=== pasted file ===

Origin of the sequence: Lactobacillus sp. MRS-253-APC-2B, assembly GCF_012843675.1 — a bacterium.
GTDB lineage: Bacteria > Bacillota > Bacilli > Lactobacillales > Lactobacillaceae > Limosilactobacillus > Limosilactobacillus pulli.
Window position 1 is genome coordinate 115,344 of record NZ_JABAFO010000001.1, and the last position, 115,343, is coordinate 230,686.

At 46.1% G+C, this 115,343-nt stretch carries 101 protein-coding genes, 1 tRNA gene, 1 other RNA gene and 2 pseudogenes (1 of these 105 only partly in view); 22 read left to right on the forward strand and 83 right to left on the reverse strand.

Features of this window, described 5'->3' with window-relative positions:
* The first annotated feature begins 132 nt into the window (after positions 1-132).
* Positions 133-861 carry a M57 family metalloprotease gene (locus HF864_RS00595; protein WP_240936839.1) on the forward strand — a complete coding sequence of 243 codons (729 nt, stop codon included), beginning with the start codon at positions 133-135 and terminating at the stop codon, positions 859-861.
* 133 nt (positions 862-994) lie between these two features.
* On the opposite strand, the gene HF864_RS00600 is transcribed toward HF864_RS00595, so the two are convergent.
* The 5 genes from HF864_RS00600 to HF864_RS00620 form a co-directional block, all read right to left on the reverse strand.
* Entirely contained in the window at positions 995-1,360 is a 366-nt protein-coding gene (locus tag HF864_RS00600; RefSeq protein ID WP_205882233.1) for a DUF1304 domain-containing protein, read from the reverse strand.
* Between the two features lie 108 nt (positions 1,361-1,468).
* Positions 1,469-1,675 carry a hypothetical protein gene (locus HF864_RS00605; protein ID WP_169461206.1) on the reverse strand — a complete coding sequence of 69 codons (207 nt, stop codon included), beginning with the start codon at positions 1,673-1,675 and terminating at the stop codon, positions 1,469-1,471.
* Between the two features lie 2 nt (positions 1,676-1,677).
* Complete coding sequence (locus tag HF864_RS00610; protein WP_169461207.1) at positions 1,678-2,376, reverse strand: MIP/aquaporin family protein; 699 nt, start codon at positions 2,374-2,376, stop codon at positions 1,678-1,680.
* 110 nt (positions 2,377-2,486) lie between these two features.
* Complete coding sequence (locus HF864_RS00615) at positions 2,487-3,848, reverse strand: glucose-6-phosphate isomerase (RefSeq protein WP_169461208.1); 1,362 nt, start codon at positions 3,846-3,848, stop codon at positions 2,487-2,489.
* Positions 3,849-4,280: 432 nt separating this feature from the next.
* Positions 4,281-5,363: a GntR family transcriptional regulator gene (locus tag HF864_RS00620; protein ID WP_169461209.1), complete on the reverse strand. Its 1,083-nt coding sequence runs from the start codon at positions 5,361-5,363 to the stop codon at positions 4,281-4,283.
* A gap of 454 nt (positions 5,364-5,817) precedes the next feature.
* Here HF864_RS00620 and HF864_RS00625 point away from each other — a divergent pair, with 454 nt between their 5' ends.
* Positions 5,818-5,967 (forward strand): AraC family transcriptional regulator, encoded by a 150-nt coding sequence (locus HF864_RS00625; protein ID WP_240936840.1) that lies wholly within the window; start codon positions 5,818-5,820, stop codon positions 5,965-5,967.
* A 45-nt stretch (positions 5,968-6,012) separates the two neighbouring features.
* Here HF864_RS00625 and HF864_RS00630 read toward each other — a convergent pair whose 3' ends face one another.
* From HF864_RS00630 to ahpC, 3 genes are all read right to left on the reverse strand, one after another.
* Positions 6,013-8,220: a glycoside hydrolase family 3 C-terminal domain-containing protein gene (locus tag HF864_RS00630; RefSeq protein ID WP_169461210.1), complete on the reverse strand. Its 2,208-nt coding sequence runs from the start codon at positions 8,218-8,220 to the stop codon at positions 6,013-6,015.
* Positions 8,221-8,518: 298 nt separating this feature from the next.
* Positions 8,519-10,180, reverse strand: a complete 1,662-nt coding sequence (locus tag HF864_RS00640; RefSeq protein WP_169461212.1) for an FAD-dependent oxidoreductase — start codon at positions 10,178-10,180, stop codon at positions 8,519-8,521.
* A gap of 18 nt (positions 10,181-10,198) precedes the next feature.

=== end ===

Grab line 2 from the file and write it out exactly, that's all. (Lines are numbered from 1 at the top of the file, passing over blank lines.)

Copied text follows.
GTDB lineage: Bacteria > Bacillota > Bacilli > Lactobacillales > Lactobacillaceae > Limosilactobacillus > Limosilactobacillus pulli.